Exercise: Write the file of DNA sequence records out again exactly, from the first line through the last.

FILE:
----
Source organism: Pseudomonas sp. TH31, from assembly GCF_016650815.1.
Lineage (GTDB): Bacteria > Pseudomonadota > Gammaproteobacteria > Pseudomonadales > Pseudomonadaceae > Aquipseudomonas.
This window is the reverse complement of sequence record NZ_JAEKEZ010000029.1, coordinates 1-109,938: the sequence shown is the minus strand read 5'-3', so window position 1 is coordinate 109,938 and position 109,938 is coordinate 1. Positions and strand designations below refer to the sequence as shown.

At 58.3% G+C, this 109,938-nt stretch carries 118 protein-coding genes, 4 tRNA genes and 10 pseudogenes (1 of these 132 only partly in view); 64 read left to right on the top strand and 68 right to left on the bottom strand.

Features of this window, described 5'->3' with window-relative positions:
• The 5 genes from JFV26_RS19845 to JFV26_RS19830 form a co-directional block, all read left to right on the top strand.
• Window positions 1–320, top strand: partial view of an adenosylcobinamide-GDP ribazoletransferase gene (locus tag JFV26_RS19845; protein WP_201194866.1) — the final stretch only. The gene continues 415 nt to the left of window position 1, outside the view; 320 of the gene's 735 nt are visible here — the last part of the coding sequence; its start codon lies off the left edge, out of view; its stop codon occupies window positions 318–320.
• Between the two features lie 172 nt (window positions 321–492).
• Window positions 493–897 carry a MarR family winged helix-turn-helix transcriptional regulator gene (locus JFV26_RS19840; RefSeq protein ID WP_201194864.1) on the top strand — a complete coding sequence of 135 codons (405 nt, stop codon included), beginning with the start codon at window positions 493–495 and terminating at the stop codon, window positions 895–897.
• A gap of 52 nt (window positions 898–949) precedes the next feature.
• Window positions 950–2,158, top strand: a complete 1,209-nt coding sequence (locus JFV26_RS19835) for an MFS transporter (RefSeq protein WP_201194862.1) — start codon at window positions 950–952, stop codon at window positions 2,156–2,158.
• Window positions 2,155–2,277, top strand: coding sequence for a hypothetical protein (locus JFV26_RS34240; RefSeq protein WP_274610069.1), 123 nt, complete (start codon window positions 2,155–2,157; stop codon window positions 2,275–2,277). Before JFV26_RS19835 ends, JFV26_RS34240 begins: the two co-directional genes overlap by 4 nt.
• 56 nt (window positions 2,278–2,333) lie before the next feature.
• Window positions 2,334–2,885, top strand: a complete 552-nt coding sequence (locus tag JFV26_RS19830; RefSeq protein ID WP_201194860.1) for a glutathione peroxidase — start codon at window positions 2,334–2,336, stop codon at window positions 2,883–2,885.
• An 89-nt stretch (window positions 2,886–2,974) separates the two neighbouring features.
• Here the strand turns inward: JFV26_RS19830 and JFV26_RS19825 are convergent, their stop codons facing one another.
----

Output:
Source organism: Pseudomonas sp. TH31, from assembly GCF_016650815.1.
Lineage (GTDB): Bacteria > Pseudomonadota > Gammaproteobacteria > Pseudomonadales > Pseudomonadaceae > Aquipseudomonas.
This window is the reverse complement of sequence record NZ_JAEKEZ010000029.1, coordinates 1-109,938: the sequence shown is the minus strand read 5'-3', so window position 1 is coordinate 109,938 and position 109,938 is coordinate 1. Positions and strand designations below refer to the sequence as shown.

At 58.3% G+C, this 109,938-nt stretch carries 118 protein-coding genes, 4 tRNA genes and 10 pseudogenes (1 of these 132 only partly in view); 64 read left to right on the top strand and 68 right to left on the bottom strand.

Features of this window, described 5'->3' with window-relative positions:
• The 5 genes from JFV26_RS19845 to JFV26_RS19830 form a co-directional block, all read left to right on the top strand.
• Window positions 1–320, top strand: partial view of an adenosylcobinamide-GDP ribazoletransferase gene (locus tag JFV26_RS19845; protein WP_201194866.1) — the final stretch only. The gene continues 415 nt to the left of window position 1, outside the view; 320 of the gene's 735 nt are visible here — the last part of the coding sequence; its start codon lies off the left edge, out of view; its stop codon occupies window positions 318–320.
• Between the two features lie 172 nt (window positions 321–492).
• Window positions 493–897 carry a MarR family winged helix-turn-helix transcriptional regulator gene (locus JFV26_RS19840; RefSeq protein ID WP_201194864.1) on the top strand — a complete coding sequence of 135 codons (405 nt, stop codon included), beginning with the start codon at window positions 493–495 and terminating at the stop codon, window positions 895–897.
• A gap of 52 nt (window positions 898–949) precedes the next feature.
• Window positions 950–2,158, top strand: a complete 1,209-nt coding sequence (locus JFV26_RS19835) for an MFS transporter (RefSeq protein WP_201194862.1) — start codon at window positions 950–952, stop codon at window positions 2,156–2,158.
• Window positions 2,155–2,277, top strand: coding sequence for a hypothetical protein (locus JFV26_RS34240; RefSeq protein WP_274610069.1), 123 nt, complete (start codon window positions 2,155–2,157; stop codon window positions 2,275–2,277). Before JFV26_RS19835 ends, JFV26_RS34240 begins: the two co-directional genes overlap by 4 nt.
• 56 nt (window positions 2,278–2,333) lie before the next feature.
• Window positions 2,334–2,885, top strand: a complete 552-nt coding sequence (locus tag JFV26_RS19830; RefSeq protein ID WP_201194860.1) for a glutathione peroxidase — start codon at window positions 2,334–2,336, stop codon at window positions 2,883–2,885.
• An 89-nt stretch (window positions 2,886–2,974) separates the two neighbouring features.
• Here the strand turns inward: JFV26_RS19830 and JFV26_RS19825 are convergent, their stop codons facing one another.